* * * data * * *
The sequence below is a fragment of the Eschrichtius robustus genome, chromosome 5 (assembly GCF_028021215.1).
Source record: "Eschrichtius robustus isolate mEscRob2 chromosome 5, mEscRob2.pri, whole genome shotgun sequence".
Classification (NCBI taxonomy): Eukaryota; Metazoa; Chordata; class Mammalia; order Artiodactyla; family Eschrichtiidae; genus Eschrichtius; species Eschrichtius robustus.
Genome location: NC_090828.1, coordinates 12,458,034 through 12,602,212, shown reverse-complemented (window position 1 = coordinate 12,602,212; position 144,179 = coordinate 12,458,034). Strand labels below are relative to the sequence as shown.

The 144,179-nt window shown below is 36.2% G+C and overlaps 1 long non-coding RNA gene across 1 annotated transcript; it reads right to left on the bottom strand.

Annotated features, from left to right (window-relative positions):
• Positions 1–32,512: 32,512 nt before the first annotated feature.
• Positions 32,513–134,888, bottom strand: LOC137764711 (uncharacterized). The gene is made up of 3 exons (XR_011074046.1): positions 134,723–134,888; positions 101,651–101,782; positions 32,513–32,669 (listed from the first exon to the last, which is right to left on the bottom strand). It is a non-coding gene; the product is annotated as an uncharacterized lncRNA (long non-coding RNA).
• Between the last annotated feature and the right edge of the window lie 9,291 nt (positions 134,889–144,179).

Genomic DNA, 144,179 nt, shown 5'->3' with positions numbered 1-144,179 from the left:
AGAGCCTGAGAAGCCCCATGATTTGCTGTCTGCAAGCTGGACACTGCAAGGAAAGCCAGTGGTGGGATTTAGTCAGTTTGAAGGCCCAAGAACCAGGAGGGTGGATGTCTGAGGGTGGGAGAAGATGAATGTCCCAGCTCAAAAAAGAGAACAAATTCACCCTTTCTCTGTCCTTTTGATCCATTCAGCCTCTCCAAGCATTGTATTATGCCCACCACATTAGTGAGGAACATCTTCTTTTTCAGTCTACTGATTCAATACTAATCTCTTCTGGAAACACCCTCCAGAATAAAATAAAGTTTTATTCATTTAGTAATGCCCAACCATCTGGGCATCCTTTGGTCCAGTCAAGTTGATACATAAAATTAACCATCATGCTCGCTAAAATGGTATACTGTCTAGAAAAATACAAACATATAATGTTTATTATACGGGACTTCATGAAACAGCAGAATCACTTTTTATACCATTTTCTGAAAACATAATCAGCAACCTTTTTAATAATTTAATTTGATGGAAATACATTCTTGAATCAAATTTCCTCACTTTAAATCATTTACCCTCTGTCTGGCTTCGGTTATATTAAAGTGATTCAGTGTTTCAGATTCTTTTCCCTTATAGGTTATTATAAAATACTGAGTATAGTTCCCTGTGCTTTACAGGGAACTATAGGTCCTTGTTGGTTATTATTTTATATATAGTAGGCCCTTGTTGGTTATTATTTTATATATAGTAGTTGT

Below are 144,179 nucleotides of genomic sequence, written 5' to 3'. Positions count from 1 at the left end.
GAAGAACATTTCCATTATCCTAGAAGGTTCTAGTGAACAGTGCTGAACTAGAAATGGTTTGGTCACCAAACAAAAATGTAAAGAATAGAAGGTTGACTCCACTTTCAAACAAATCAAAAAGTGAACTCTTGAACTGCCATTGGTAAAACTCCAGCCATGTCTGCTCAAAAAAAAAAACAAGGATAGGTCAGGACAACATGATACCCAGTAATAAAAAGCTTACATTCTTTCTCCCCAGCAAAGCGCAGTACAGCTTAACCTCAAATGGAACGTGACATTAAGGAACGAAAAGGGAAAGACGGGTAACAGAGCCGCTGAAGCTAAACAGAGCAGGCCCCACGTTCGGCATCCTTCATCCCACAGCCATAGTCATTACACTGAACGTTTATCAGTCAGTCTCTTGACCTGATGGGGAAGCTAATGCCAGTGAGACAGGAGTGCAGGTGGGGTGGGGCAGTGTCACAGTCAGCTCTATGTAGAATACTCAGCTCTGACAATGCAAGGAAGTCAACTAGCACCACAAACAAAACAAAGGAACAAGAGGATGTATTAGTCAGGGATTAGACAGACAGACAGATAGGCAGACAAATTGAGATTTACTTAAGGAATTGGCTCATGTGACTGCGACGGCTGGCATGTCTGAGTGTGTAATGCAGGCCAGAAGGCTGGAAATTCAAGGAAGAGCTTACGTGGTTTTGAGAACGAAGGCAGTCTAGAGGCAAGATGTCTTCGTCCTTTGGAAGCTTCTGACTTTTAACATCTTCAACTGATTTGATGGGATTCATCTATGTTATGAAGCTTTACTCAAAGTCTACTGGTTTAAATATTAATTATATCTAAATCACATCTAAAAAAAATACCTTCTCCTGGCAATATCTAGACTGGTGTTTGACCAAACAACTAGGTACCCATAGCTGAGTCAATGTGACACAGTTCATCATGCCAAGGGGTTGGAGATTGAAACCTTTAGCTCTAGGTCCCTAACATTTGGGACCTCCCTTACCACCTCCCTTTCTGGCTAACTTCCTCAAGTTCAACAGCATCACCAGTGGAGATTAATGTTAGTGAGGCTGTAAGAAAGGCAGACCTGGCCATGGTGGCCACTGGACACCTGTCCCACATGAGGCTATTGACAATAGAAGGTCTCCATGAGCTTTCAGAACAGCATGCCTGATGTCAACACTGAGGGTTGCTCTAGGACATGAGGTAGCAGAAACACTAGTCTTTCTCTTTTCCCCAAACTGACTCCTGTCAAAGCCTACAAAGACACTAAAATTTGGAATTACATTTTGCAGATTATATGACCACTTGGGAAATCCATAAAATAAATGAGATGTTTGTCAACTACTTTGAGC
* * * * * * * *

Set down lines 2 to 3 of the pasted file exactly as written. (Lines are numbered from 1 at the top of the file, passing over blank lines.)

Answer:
Source record: "Eschrichtius robustus isolate mEscRob2 chromosome 5, mEscRob2.pri, whole genome shotgun sequence".
Classification (NCBI taxonomy): Eukaryota; Metazoa; Chordata; class Mammalia; order Artiodactyla; family Eschrichtiidae; genus Eschrichtius; species Eschrichtius robustus.